What is a Florida Licensed Midwife?
- Professional practitioners providing expert prenatal, labor, delivery, and postpartum services to women having normal, healthy pregnancies.
- Graduates of a 3-year Academic and Clinical Midwifery Education Program.
- The License Requirements of Florida meet established National and International Professional Standards
Through Licensed Midwifery, Florida shows leadership in health policy innovation. Florida’s statute is seen as a standard for direct-entry midwifery programs by many other states. Continued support by the Florida Legislature gives all Florida families access to this choice of time-honored, quality maternity care. Florida has been licensing midwives since 1931. The Midwifery Practice Act (FS 467) was updated in 1982 and 1992, based on World Health Organization standards and successful European direct-entry midwifery programs. To become licensed, an applicant completes a three-year program of academic and clinical education and must pass the North American Registry of Midwives national certification examination. Licensed Midwives are autonomous maternity care providers for women experiencing normal, healthy pregnancies. Midwives also work collaboratively with physicians, if medical concerns arise. Licensed Midwives offer childbirth services in clients’ homes, birth centers, clinics and hospitals, and they are eligible for reimbursement by Private Insurance and Medicaid.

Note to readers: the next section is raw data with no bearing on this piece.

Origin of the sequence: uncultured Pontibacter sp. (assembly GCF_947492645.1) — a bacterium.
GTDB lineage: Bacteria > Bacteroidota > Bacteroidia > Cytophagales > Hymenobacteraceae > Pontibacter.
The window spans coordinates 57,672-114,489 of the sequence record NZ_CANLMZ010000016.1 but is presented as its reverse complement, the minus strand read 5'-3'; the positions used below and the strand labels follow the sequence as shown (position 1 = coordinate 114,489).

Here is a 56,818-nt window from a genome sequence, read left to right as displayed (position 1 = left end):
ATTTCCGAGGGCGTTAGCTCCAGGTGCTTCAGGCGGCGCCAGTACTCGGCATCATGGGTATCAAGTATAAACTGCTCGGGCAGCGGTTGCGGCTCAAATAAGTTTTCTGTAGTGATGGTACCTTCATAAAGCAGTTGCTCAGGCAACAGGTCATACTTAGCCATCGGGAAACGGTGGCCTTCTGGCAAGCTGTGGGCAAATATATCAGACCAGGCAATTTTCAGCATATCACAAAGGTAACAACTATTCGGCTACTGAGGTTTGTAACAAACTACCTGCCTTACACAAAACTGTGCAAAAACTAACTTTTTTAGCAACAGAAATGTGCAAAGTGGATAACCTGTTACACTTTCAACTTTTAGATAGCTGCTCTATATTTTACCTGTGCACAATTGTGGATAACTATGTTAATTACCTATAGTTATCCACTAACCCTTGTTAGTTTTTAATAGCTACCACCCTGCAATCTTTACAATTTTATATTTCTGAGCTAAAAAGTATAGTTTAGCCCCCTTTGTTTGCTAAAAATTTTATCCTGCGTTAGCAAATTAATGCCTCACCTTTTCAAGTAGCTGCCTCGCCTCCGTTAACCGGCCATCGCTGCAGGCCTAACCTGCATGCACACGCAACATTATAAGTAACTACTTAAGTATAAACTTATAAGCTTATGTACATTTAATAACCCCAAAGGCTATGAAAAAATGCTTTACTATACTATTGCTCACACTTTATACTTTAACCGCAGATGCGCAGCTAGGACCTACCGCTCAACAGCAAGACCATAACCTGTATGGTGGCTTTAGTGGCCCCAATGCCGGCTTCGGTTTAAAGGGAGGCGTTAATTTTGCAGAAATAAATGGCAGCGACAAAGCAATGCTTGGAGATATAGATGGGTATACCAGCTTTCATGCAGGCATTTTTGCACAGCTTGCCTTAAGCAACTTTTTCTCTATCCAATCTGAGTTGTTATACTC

Midwives deliver over 70% of the babies born in countries which have fewer infant and maternal deaths, lower cesarean rates, and lower health care costs that the United States.
- The United States ranks 26th, worldwide, in infant survival.
- Florida’s rate of low birth weight babies is twice as high as in Sweden or Finland, where midwifery services are standard care for women with normal, healthy pregnancies (8% vs. 4% low birth weight)
- Women under the care of a midwife have significantly fewer costly cesarean births, when comparing similar pregnancy profiles.
- Florida’s 22.2% cesarean rate ranks 39th within the U.S., with cesarean birth costing twice as much as vaginal births.